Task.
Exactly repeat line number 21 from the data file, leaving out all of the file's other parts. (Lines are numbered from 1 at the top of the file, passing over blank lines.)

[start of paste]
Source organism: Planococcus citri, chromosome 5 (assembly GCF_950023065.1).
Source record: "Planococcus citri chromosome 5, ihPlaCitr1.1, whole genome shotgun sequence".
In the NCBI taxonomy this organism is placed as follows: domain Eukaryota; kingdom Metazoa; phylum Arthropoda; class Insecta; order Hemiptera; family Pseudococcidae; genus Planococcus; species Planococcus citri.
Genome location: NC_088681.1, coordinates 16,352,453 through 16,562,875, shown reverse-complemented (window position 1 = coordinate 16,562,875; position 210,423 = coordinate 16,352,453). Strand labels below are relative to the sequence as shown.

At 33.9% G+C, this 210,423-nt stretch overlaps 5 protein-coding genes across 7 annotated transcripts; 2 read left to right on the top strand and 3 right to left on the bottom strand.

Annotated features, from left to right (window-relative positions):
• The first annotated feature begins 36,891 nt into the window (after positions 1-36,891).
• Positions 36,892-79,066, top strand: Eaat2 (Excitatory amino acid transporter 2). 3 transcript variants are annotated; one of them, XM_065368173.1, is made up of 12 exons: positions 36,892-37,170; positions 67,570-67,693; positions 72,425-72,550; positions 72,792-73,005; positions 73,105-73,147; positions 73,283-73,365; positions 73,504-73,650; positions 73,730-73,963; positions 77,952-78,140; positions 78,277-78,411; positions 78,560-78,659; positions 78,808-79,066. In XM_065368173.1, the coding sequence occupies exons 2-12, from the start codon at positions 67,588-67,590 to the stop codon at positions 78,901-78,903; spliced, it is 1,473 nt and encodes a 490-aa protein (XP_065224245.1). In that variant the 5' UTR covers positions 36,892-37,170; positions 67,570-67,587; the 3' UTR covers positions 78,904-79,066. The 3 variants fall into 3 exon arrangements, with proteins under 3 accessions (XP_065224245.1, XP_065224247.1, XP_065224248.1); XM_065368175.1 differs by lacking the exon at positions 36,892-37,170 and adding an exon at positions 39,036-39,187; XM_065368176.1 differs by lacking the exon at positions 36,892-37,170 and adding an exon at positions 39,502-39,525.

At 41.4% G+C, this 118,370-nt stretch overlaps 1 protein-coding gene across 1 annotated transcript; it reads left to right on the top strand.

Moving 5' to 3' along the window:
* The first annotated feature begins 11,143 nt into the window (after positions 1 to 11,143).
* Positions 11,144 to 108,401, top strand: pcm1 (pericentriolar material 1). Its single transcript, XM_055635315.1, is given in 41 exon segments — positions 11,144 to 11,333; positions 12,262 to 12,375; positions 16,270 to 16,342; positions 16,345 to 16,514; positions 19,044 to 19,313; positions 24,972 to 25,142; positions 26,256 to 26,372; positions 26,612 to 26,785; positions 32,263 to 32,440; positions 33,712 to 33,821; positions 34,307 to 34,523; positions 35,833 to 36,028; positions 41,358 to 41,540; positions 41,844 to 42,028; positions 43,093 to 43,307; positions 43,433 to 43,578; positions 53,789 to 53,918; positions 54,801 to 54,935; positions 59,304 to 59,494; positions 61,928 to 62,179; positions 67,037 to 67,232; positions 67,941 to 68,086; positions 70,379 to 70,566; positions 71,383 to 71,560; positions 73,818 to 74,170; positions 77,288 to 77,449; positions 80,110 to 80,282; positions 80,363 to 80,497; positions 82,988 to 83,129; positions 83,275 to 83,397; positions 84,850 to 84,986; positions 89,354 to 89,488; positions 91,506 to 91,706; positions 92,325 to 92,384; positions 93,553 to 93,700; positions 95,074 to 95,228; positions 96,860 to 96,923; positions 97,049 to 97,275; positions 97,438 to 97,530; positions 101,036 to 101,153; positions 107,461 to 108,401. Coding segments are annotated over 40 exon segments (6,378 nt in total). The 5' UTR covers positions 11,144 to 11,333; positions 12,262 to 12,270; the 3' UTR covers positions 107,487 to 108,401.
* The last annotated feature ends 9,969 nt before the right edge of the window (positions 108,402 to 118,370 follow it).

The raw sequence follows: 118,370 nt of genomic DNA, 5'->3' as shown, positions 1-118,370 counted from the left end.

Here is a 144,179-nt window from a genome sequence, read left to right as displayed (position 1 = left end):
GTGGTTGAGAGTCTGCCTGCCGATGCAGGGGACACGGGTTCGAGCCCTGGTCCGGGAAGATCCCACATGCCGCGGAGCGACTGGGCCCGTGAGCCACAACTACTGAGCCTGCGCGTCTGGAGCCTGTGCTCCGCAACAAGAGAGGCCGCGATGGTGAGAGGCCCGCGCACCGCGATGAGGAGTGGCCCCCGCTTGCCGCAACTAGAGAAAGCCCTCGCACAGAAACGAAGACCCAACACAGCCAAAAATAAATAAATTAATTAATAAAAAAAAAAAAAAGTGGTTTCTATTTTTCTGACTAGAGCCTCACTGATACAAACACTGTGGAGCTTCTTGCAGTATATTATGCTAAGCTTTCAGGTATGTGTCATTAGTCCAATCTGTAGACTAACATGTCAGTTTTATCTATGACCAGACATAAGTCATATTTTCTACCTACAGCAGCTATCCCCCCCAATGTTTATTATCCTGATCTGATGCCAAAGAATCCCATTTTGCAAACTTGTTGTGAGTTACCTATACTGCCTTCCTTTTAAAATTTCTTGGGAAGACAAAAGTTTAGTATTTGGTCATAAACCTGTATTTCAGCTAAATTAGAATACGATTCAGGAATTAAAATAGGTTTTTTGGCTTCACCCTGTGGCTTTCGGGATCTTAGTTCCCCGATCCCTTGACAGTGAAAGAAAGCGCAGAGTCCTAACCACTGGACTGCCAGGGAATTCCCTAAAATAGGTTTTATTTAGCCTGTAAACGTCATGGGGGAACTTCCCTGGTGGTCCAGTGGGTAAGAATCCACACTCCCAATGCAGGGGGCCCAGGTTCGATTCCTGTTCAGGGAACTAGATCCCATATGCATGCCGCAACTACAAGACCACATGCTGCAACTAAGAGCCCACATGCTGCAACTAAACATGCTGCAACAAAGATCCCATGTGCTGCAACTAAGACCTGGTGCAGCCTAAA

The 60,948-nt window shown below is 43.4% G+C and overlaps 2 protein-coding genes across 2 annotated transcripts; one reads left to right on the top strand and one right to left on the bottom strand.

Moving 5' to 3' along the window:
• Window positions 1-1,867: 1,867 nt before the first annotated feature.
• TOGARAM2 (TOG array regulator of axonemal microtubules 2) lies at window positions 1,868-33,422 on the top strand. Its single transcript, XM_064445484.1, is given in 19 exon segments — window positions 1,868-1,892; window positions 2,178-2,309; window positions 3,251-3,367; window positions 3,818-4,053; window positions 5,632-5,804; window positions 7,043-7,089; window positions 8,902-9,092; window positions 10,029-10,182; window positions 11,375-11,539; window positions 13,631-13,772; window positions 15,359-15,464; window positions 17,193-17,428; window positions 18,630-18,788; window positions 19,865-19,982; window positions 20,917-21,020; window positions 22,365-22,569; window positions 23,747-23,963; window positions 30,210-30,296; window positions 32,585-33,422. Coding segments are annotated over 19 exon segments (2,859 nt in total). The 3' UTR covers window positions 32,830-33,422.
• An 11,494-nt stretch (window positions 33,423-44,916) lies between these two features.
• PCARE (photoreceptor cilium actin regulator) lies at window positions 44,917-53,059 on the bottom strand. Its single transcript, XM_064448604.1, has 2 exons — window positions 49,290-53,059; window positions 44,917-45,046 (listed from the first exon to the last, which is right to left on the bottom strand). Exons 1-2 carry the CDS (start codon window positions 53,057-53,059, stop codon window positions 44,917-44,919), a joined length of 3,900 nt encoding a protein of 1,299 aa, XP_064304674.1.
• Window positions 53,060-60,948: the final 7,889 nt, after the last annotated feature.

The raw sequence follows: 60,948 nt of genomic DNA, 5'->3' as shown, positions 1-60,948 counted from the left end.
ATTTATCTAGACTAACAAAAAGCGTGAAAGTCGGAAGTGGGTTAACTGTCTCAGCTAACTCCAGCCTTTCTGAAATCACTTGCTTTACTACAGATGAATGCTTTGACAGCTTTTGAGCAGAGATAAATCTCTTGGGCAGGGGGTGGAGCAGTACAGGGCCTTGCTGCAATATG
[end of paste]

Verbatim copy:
• An 11,494-nt stretch (window positions 33,423-44,916) lies between these two features.